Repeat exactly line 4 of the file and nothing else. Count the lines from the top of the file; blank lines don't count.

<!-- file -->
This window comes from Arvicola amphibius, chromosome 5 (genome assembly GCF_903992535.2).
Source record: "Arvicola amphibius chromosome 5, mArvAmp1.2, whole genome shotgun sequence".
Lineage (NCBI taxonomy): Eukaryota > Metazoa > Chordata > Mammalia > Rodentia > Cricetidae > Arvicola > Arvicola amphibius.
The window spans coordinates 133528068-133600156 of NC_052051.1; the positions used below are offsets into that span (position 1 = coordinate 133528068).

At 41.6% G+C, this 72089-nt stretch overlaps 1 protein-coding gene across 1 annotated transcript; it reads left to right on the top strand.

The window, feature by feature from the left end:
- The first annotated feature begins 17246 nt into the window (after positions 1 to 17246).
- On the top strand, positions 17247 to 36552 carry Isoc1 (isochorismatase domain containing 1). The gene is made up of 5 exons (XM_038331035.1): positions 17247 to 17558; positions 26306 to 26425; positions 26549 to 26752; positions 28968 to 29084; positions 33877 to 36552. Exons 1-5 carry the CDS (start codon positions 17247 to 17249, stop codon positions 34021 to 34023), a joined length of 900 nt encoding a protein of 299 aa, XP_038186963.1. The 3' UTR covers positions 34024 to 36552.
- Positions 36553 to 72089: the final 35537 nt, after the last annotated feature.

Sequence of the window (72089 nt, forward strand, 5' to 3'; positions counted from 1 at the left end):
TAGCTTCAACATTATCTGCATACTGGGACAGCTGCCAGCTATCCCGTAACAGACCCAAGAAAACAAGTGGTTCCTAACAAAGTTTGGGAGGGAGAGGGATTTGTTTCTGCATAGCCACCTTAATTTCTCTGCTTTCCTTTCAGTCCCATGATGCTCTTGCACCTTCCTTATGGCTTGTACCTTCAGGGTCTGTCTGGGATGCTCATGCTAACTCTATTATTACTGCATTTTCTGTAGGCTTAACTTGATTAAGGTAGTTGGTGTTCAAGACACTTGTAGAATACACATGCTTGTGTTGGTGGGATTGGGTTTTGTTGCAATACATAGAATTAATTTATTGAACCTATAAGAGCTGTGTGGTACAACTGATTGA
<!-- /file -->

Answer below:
The window spans coordinates 133528068-133600156 of NC_052051.1; the positions used below are offsets into that span (position 1 = coordinate 133528068).